Host Julian Davison explores one of Asia’s most modern cities, Singapore. In the last half century this small island state, situated in the heart of the tropics close to the equator, has transformed itself into a well organised, vibrant, business and banking hub servicing the Asian region. Singapore was established as a British trading post by Englishman, Sir Stanford Raffles, in the early 19th century. Raffles mapped out the city’s districts along ethnic lines, where its populations of Chinese, Indians and Malays, brought in as a labour force, and Europeans , lived separately.
Although some of these districts, such as Chinatown, and Little India, still survive today, Singapore has become in the 20th and 21st centuries one of the world’s leading multi-cultural nations. Julian explores the architecture of the Anglo-Asian Chinese shop-houses in the historic Chinatown, district situated close to the Singapore River, which was the hub of trading activity. He then visits a classic Singapore black and white house, a hybrid distinct to Singapore.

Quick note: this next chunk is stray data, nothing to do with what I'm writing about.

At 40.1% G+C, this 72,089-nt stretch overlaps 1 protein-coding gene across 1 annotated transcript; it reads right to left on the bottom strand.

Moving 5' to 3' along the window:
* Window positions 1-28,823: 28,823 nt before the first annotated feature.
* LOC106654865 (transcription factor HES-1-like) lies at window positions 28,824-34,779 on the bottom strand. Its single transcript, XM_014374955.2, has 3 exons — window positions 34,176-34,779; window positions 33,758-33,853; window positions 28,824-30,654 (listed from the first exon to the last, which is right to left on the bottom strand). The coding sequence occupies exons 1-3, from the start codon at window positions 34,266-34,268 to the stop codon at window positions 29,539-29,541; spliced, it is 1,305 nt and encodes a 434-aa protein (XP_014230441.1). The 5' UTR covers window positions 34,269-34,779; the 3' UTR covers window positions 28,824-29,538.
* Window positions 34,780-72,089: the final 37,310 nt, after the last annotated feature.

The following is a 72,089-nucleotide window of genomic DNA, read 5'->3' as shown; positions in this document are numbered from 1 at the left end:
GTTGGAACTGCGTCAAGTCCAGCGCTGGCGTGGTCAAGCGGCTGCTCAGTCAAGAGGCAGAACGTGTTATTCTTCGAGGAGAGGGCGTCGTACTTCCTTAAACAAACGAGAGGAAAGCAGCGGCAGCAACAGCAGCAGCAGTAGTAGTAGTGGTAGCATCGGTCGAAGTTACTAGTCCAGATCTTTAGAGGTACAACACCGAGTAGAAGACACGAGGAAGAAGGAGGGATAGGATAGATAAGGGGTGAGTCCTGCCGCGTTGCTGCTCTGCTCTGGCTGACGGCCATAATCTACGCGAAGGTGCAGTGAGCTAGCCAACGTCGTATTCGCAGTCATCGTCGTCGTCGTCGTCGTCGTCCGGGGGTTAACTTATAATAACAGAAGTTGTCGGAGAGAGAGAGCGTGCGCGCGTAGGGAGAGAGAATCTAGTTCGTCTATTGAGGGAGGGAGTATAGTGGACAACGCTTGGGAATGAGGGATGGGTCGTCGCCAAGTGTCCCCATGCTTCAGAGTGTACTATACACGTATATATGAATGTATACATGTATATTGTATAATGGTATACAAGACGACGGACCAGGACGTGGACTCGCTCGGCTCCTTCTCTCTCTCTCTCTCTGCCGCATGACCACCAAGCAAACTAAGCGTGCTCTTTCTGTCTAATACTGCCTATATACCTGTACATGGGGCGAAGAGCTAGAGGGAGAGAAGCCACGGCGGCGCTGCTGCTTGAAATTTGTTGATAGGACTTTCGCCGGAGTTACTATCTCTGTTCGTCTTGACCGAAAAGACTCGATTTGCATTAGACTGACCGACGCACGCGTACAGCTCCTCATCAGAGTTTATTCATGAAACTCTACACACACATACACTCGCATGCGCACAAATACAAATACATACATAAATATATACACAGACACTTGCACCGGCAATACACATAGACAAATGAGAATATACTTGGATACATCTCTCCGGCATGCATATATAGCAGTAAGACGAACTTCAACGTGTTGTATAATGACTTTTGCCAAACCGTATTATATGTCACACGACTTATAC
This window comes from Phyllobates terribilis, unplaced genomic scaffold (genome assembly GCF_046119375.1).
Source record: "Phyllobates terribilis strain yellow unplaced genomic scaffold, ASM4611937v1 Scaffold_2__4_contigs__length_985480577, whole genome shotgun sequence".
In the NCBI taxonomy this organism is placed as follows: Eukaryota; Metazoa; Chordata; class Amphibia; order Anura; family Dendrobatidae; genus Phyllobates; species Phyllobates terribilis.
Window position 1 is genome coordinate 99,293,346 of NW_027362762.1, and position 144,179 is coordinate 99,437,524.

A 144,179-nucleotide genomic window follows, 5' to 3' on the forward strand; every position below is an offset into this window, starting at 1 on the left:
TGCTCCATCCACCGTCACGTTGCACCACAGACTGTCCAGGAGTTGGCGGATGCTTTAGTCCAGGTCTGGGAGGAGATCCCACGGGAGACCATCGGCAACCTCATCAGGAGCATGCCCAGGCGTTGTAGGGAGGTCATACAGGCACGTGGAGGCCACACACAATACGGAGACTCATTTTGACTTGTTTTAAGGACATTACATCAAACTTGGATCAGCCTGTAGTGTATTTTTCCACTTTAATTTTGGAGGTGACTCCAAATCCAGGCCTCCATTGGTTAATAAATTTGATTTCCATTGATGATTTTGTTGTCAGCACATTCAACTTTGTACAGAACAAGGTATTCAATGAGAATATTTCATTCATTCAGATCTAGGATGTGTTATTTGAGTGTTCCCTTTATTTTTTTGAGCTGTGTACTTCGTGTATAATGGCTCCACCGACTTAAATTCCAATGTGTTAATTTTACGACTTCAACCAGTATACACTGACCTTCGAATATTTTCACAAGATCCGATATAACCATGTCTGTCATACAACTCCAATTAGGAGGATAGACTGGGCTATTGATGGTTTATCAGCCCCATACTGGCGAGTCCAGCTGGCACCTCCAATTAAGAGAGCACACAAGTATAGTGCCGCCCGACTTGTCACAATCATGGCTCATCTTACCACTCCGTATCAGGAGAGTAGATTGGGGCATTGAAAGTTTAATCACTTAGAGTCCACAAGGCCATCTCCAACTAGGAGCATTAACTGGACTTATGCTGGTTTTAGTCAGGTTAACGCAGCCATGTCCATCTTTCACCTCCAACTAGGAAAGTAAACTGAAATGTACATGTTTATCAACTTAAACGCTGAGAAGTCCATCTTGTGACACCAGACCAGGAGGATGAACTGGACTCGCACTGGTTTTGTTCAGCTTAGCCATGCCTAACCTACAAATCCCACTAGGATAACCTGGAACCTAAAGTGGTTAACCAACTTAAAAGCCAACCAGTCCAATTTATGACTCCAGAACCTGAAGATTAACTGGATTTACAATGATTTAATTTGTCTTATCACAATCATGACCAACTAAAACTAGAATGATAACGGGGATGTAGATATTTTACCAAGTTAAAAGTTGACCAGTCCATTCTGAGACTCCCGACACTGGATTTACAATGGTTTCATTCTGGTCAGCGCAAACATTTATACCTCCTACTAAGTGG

Only a few dozen of these colonial houses survive. Although modelled on English Tudor houses, their design was heavily modified to take account of Singapore’s equatorial climate. Singapore is a world leader in the design of public housing projects, as many of its citizens live in tower blocks. Nowadays it is leading the world in eco-friendly high-rise.
We visit one such project where the amount of green space has been increased on the building site despite the construction of a 37-floor building. Singapore is forever transforming itself and its latest futuristic development is a massive casino, or ”integrated resort” development on its harbour foreshores, with an extraordinary skypark which sits hundreds of feet above the city.
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